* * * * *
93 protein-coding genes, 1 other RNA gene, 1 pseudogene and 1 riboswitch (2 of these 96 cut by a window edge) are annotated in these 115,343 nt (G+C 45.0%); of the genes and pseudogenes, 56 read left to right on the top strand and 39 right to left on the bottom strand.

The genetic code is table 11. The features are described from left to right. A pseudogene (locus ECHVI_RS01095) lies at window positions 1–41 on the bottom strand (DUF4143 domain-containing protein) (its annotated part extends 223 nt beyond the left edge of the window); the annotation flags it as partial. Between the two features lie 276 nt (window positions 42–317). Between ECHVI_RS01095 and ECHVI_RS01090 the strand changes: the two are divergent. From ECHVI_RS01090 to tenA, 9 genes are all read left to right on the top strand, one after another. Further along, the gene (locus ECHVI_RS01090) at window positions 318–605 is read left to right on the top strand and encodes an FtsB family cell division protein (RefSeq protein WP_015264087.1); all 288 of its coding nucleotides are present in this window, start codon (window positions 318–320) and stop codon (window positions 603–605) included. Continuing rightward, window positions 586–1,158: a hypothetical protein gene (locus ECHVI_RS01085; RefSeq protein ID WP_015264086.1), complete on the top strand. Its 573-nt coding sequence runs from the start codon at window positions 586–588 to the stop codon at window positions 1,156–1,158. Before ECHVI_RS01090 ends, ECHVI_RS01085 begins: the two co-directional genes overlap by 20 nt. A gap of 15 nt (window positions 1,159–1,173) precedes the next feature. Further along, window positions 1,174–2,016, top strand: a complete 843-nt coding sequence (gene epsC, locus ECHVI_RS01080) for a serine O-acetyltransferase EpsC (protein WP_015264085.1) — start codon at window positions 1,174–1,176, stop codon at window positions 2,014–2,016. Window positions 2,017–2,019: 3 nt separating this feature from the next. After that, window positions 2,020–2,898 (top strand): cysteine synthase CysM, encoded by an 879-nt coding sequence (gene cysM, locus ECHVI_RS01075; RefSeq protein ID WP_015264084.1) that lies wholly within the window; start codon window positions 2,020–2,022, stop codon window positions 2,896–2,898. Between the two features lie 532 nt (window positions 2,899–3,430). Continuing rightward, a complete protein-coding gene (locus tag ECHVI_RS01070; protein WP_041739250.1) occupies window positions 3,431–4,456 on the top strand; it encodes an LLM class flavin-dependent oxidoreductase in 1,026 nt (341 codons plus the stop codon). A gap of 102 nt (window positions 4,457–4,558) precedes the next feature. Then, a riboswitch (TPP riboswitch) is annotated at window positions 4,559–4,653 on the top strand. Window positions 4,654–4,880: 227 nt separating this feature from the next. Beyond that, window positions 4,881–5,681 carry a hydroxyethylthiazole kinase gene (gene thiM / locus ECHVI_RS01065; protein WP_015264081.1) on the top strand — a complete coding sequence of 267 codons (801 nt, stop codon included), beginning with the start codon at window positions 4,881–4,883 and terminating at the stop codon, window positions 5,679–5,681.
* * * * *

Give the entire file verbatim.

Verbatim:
93 protein-coding genes, 1 other RNA gene, 1 pseudogene and 1 riboswitch (2 of these 96 cut by a window edge) are annotated in these 115,343 nt (G+C 45.0%); of the genes and pseudogenes, 56 read left to right on the top strand and 39 right to left on the bottom strand.

The genetic code is table 11. The features are described from left to right. A pseudogene (locus ECHVI_RS01095) lies at window positions 1–41 on the bottom strand (DUF4143 domain-containing protein) (its annotated part extends 223 nt beyond the left edge of the window); the annotation flags it as partial. Between the two features lie 276 nt (window positions 42–317). Between ECHVI_RS01095 and ECHVI_RS01090 the strand changes: the two are divergent. From ECHVI_RS01090 to tenA, 9 genes are all read left to right on the top strand, one after another. Further along, the gene (locus ECHVI_RS01090) at window positions 318–605 is read left to right on the top strand and encodes an FtsB family cell division protein (RefSeq protein WP_015264087.1); all 288 of its coding nucleotides are present in this window, start codon (window positions 318–320) and stop codon (window positions 603–605) included. Continuing rightward, window positions 586–1,158: a hypothetical protein gene (locus ECHVI_RS01085; RefSeq protein ID WP_015264086.1), complete on the top strand. Its 573-nt coding sequence runs from the start codon at window positions 586–588 to the stop codon at window positions 1,156–1,158. Before ECHVI_RS01090 ends, ECHVI_RS01085 begins: the two co-directional genes overlap by 20 nt. A gap of 15 nt (window positions 1,159–1,173) precedes the next feature. Further along, window positions 1,174–2,016, top strand: a complete 843-nt coding sequence (gene epsC, locus ECHVI_RS01080) for a serine O-acetyltransferase EpsC (protein WP_015264085.1) — start codon at window positions 1,174–1,176, stop codon at window positions 2,014–2,016. Window positions 2,017–2,019: 3 nt separating this feature from the next. After that, window positions 2,020–2,898 (top strand): cysteine synthase CysM, encoded by an 879-nt coding sequence (gene cysM, locus ECHVI_RS01075; RefSeq protein ID WP_015264084.1) that lies wholly within the window; start codon window positions 2,020–2,022, stop codon window positions 2,896–2,898. Between the two features lie 532 nt (window positions 2,899–3,430). Continuing rightward, a complete protein-coding gene (locus tag ECHVI_RS01070; protein WP_041739250.1) occupies window positions 3,431–4,456 on the top strand; it encodes an LLM class flavin-dependent oxidoreductase in 1,026 nt (341 codons plus the stop codon). A gap of 102 nt (window positions 4,457–4,558) precedes the next feature. Then, a riboswitch (TPP riboswitch) is annotated at window positions 4,559–4,653 on the top strand. Window positions 4,654–4,880: 227 nt separating this feature from the next. Beyond that, window positions 4,881–5,681 carry a hydroxyethylthiazole kinase gene (gene thiM / locus ECHVI_RS01065; protein WP_015264081.1) on the top strand — a complete coding sequence of 267 codons (801 nt, stop codon included), beginning with the start codon at window positions 4,881–4,883 and terminating at the stop codon, window positions 5,679–5,681.